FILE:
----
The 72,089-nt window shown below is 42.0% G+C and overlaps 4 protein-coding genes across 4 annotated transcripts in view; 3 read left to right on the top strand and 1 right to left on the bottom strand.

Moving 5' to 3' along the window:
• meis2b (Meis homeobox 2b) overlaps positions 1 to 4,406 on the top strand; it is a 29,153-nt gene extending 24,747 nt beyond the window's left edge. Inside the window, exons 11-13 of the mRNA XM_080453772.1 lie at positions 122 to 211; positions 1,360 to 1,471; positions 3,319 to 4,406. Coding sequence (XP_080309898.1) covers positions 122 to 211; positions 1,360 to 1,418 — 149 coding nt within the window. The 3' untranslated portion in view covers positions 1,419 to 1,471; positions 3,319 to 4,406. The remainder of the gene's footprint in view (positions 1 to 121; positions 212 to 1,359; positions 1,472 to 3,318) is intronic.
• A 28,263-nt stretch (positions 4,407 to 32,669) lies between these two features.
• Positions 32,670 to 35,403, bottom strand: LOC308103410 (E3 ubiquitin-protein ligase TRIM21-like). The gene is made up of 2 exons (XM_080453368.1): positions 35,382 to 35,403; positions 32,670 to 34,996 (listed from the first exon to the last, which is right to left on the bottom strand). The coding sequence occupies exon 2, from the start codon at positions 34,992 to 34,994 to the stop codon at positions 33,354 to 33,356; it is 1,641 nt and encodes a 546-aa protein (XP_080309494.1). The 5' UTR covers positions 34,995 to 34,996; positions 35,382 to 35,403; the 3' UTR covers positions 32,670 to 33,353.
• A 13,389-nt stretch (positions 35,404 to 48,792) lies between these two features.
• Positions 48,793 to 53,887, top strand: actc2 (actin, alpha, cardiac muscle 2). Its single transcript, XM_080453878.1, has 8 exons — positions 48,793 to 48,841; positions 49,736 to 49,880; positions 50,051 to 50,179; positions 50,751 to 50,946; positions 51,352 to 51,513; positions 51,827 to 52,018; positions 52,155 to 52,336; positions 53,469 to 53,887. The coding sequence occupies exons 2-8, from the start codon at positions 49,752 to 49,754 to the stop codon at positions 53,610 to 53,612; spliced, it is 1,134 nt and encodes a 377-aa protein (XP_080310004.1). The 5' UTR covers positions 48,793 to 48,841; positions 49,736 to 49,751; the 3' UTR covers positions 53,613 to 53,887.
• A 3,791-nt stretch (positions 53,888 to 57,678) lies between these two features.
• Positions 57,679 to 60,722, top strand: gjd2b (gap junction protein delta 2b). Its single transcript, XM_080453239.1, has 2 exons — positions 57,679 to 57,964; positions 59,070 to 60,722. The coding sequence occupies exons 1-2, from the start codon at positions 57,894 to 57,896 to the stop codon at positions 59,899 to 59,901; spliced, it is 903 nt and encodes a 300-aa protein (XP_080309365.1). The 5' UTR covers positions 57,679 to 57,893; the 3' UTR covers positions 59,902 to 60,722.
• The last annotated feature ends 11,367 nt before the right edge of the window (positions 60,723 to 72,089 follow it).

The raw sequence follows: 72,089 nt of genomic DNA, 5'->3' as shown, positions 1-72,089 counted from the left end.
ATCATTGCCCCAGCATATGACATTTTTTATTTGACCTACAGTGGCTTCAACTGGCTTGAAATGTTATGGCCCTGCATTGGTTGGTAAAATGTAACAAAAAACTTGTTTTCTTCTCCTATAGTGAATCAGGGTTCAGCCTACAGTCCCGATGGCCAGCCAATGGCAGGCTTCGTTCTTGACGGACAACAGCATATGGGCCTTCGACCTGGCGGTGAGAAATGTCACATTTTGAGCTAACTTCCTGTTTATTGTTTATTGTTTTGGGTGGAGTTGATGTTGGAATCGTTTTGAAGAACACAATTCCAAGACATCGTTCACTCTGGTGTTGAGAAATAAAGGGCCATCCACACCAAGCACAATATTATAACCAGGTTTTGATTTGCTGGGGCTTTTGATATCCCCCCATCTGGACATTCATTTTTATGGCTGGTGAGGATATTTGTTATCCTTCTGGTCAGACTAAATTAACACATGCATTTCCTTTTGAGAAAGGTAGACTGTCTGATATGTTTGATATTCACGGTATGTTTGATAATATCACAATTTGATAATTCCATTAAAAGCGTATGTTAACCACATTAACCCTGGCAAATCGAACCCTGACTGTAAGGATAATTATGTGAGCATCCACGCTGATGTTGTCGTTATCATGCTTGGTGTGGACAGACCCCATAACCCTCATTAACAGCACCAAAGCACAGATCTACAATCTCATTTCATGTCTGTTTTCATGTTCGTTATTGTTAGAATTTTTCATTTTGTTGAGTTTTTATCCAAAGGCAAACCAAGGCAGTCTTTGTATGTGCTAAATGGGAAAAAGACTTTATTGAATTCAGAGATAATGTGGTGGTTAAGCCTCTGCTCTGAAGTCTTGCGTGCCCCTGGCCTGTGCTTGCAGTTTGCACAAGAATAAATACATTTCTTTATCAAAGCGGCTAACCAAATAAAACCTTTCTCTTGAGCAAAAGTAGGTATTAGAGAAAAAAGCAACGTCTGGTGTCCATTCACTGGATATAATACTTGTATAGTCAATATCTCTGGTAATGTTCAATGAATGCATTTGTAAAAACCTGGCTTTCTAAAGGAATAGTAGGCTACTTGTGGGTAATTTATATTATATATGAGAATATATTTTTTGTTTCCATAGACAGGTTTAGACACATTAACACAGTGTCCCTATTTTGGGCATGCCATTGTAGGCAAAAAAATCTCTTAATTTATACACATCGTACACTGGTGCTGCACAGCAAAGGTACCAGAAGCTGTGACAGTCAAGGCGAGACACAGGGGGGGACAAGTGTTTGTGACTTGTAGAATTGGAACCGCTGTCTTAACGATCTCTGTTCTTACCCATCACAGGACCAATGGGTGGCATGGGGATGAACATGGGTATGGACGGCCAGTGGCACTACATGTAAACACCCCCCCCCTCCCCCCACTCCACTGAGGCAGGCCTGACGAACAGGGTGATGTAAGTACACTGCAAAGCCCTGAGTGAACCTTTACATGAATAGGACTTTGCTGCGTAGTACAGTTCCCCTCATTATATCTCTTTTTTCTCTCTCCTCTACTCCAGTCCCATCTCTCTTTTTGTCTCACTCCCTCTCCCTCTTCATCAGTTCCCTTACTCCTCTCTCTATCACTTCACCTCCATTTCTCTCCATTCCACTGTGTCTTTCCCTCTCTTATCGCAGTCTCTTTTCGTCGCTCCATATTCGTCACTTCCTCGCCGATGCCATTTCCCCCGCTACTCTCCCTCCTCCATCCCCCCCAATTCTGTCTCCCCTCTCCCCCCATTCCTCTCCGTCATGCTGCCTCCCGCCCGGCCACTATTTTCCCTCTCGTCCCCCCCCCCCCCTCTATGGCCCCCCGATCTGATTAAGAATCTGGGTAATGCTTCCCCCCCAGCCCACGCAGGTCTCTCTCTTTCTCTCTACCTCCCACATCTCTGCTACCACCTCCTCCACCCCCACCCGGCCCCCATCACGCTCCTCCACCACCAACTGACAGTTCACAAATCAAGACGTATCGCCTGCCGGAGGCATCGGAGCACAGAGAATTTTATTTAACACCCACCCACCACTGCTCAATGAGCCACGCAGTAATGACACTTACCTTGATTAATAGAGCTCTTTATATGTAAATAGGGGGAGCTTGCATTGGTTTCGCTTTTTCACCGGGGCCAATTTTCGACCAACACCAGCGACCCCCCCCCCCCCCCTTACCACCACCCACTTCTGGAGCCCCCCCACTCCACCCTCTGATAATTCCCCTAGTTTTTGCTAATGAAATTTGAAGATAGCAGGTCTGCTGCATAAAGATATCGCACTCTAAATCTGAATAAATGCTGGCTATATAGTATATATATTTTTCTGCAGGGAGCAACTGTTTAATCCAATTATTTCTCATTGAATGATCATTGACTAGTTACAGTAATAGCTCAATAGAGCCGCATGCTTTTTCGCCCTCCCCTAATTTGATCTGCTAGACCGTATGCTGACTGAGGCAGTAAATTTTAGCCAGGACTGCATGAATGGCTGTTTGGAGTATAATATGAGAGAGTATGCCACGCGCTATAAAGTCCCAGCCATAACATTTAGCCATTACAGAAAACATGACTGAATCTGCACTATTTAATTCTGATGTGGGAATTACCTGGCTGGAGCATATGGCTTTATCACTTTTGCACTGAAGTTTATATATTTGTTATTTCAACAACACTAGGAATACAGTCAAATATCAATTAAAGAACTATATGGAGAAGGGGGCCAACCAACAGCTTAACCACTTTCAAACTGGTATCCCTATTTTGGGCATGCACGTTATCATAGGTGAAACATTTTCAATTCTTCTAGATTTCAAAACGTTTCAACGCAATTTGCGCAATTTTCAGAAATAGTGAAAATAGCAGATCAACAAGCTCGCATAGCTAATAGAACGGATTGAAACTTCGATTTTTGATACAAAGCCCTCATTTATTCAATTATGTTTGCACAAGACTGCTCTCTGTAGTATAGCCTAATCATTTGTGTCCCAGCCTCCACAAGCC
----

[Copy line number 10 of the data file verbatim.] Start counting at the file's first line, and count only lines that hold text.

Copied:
• The last annotated feature ends 11,367 nt before the right edge of the window (positions 60,723 to 72,089 follow it).